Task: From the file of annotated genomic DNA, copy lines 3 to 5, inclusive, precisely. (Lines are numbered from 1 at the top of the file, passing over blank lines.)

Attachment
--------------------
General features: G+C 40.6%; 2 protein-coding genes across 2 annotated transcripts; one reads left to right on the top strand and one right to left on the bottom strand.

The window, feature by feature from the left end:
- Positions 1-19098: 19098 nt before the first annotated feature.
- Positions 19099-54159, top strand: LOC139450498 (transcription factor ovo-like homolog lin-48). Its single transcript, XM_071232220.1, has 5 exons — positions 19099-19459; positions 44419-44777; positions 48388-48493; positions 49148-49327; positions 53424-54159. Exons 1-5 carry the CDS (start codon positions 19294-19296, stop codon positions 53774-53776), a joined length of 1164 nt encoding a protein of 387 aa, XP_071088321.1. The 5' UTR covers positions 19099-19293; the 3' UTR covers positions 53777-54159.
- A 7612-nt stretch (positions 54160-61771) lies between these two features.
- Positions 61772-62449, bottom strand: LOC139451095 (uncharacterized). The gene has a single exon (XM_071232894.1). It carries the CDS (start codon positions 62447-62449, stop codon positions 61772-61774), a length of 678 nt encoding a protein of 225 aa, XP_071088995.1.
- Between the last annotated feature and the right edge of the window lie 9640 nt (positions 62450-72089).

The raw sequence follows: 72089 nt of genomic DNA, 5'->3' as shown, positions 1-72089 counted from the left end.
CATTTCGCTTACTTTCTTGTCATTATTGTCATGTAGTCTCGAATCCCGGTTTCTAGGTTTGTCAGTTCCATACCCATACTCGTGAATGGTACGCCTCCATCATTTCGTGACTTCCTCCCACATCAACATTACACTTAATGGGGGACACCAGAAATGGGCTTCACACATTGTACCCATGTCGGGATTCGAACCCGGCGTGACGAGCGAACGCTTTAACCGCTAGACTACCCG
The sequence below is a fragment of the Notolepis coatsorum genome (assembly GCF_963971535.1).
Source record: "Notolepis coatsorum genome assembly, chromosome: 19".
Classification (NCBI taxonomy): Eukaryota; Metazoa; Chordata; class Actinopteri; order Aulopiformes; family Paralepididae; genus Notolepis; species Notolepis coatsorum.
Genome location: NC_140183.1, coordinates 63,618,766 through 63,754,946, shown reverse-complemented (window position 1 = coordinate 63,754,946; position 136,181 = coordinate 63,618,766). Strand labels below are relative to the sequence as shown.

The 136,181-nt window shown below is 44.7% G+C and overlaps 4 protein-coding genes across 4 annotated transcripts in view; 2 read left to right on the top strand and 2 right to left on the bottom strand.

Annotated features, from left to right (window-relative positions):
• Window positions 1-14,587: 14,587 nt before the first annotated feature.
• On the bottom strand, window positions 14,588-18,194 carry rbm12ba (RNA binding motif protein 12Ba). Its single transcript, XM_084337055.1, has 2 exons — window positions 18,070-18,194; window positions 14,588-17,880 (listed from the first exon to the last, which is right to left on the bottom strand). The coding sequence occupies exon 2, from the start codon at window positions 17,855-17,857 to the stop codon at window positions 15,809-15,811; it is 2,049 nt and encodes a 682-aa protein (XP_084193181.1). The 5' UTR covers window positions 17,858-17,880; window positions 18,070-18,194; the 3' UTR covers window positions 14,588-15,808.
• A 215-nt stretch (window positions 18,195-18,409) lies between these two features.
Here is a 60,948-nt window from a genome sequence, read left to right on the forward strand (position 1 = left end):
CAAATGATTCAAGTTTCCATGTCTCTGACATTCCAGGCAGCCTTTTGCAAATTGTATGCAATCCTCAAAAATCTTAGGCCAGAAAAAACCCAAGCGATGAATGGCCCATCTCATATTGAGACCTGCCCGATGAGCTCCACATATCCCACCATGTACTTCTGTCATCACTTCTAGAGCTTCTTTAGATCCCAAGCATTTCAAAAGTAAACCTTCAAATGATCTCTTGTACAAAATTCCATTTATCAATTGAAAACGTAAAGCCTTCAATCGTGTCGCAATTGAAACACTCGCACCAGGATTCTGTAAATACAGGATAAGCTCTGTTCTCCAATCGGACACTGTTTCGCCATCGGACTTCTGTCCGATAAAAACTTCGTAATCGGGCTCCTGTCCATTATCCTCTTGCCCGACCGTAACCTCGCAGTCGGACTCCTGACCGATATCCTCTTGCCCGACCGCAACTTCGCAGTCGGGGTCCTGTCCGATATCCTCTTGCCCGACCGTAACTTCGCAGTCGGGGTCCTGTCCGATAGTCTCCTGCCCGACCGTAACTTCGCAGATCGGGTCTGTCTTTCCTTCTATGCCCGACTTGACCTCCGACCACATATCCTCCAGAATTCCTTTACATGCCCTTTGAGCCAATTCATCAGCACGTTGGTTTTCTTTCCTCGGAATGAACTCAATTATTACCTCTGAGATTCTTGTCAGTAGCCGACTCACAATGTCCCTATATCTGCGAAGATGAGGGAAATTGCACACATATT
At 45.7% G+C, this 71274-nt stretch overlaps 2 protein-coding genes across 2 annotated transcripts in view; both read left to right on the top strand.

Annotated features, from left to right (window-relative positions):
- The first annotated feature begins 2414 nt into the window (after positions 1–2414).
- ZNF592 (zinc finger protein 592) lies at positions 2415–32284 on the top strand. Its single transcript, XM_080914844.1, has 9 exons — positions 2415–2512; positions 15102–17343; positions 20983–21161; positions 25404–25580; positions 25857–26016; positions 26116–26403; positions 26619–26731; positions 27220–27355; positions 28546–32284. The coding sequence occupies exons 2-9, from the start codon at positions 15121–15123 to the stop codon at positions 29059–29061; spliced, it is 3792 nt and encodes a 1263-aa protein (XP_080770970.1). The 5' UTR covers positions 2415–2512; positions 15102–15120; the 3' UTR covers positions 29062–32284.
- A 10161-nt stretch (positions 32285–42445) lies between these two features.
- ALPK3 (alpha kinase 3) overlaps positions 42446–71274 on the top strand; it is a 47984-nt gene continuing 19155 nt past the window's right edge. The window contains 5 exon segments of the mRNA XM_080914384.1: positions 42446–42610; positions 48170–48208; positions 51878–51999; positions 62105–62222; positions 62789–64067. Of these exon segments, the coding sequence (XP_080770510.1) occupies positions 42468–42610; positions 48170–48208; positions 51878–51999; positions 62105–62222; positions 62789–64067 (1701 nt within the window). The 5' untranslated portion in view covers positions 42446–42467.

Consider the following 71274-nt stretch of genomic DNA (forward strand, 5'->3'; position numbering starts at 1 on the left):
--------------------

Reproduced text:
- Positions 1-19098: 19098 nt before the first annotated feature.
- Positions 19099-54159, top strand: LOC139450498 (transcription factor ovo-like homolog lin-48). Its single transcript, XM_071232220.1, has 5 exons — positions 19099-19459; positions 44419-44777; positions 48388-48493; positions 49148-49327; positions 53424-54159. Exons 1-5 carry the CDS (start codon positions 19294-19296, stop codon positions 53774-53776), a joined length of 1164 nt encoding a protein of 387 aa, XP_071088321.1. The 5' UTR covers positions 19099-19293; the 3' UTR covers positions 53777-54159.
- A 7612-nt stretch (positions 54160-61771) lies between these two features.